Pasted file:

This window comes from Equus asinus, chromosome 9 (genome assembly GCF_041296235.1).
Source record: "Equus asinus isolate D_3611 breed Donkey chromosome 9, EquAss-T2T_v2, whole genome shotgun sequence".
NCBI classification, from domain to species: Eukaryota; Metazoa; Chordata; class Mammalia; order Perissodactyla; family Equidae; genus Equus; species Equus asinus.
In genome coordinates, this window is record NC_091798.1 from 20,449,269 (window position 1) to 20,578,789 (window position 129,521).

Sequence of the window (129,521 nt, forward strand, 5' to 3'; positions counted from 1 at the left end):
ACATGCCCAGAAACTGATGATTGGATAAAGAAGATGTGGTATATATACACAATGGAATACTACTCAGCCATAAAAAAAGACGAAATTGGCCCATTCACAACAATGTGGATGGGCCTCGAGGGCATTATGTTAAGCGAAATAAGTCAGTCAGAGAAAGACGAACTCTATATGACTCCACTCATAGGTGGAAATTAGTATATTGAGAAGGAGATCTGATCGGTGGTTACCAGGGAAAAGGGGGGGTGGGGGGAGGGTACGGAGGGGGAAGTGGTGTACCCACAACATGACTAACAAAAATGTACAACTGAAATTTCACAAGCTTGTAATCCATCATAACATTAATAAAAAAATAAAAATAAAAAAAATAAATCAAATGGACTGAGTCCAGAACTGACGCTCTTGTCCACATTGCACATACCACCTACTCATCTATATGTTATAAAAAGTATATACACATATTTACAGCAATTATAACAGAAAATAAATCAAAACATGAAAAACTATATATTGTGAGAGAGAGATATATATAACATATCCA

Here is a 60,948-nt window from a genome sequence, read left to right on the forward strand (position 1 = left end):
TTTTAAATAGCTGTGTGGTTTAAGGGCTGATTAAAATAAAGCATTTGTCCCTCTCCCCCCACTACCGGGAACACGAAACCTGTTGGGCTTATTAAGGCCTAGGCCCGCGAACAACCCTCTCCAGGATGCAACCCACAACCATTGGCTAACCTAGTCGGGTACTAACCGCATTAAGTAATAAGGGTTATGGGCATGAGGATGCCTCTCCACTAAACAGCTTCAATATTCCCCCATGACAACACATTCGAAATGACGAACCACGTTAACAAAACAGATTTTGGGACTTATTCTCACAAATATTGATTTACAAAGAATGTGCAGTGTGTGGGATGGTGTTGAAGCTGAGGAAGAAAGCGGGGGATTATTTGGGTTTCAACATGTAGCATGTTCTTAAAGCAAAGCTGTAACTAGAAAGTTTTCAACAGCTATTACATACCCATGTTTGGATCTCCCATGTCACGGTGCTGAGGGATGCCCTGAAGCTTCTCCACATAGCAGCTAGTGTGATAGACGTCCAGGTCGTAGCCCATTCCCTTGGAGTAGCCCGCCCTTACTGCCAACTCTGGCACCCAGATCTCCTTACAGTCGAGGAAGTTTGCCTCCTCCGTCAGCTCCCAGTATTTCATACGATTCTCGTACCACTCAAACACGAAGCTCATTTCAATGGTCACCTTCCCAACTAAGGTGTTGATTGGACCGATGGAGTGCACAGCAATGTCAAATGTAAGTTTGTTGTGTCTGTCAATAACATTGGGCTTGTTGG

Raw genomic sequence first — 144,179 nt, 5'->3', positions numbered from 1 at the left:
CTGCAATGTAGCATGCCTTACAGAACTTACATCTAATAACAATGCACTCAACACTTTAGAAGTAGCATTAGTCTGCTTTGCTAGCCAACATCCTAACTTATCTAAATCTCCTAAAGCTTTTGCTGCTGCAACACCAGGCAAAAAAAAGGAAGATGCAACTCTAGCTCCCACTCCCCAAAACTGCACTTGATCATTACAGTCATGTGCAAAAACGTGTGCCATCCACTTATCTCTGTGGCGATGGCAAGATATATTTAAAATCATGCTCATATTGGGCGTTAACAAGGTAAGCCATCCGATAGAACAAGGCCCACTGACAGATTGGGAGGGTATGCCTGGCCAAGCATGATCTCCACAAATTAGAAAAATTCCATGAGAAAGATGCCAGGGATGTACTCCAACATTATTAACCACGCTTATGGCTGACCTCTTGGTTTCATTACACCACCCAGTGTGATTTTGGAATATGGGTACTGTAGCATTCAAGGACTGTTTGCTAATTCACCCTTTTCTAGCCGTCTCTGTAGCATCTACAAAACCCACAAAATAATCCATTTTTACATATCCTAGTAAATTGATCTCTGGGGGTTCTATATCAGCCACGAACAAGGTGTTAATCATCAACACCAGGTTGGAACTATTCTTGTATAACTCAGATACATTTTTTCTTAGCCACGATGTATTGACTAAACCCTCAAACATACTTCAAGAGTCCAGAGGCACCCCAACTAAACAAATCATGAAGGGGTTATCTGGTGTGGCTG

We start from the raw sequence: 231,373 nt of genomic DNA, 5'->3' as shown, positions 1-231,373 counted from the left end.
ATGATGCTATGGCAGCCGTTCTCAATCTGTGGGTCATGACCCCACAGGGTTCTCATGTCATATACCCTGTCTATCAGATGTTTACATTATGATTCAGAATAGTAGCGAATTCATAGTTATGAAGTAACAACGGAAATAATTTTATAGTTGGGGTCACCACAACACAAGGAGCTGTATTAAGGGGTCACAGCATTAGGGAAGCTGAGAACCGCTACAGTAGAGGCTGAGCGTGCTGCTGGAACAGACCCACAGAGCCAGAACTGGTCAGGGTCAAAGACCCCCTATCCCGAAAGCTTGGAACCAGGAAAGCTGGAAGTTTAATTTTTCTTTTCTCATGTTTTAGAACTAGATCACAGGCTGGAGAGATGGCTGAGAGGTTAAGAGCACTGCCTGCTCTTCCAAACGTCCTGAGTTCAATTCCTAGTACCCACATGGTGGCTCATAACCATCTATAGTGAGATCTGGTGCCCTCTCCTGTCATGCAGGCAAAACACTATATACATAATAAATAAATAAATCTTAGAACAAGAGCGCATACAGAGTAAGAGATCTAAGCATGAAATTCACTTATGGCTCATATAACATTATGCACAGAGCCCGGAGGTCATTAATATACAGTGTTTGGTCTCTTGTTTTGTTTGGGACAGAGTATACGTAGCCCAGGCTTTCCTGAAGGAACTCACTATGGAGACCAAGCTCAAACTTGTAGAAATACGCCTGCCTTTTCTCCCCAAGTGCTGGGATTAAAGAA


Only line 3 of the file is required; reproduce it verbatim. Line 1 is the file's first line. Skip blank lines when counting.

NCBI classification, from domain to species: Eukaryota; Metazoa; Chordata; class Mammalia; order Perissodactyla; family Equidae; genus Equus; species Equus asinus.